The Government has been accused of cutting its funding to develop the social care workforce in England, as its plans to inject at least £500million over the next three years has been halved to just £250million. Today’s announcement has drawn criticism from charities, unions and think tanks, who say this is an ‘insult’ to the sector and the ‘bare minimum’ needed to prevent it from collapsing.
The 2021 People at the Heart of Care White Paper aimed to both recognise and improve the social care workforce by funding hundreds of thousands of training places and creating a new care qualification. It was also set to invest £150million in digitisation and £25million to support unpaid carers, along with £300million to integrate housing into local health and care strategies – although none of these investments have been mentioned today.
Sally Warren, director of policy at think tank the King’s Fund, said that Government appears to be ‘silent’ on the previous commitment to unpaid carers, describing the revised plan as the ‘bare minimum needed’ to help the sector. Mike Padgham of the Independent Care Group described the Government’s announcement as ‘another cruel and unfair cut to the funding we need to provide care to older and vulnerable people’, while Natasha Curry of the Nuffield Trust said it was a ‘smoke and mirrors attempt’ to sow confusion.
Jackie O’Sullivan of learning disability charity Mencap also criticised the plan, calling it ‘an insult to a sector that was once treated as a priority for Government’, echoed by TUC general secretary Paul Nowak who said Government was ‘presiding over a perfect storm’.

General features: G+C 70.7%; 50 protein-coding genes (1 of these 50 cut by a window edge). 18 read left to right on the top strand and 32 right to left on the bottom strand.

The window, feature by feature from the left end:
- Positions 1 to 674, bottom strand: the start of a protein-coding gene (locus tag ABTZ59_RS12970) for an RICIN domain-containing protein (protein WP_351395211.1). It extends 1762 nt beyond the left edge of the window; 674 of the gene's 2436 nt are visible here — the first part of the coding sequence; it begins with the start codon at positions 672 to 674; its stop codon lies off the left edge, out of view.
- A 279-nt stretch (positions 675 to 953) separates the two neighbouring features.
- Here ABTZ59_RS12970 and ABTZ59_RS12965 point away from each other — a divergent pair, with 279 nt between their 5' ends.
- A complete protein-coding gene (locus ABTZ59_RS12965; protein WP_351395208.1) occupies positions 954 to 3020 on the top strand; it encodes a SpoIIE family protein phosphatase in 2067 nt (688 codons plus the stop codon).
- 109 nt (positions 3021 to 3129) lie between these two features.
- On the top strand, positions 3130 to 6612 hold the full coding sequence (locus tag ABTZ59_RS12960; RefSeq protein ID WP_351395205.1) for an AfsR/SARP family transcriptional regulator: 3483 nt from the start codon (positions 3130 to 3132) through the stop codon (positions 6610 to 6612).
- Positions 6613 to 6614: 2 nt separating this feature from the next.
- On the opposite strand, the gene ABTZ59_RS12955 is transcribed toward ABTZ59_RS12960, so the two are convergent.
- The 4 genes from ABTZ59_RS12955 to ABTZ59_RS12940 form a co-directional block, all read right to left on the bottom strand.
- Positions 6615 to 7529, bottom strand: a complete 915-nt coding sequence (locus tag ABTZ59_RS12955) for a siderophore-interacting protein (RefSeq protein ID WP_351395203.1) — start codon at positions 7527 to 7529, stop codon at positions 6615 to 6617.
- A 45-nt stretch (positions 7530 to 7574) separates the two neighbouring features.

The Government, however, insists that no funding for the adult social care sector has been removed or re-allocated to the NHS, and that their plans will give the care sector the ‘status it deserves’. Social care minister Helen Whately said the package ‘focuses on recognising care with the status it deserves’, adding that ‘care depends completely on the people who do the caring’.
The social care workforce of over a million people tasked with looking after older and disabled people is currently at record lows due to difficulty in recruitment and retention. This is adding to the burden on hospitals, with NHS data showing thousands of beds are occupied by patients fit to leave but who can’t return to care facilities or back home.
Helen Whately is the minister for Social Care in the UK with oversight of the adult social care workforce and budget reforms. She is a long-term advocate for the sector having served as the Parliamentary Undersecretary of State for Care since 2019. Whately is a vocal supporter of increased recognition, status and wage of care workers as well as investment in digitisation and technology.
The company mentioned in the article is Nuffield Trust, an independent think tank that provides expert analysis of data and evidence from the UK health and care system. Their mission is to create an improved health care system through evidence-informed policy-making. Nuffield Trust works closely with government, funders, and care providers to deliver the best possible care for patients.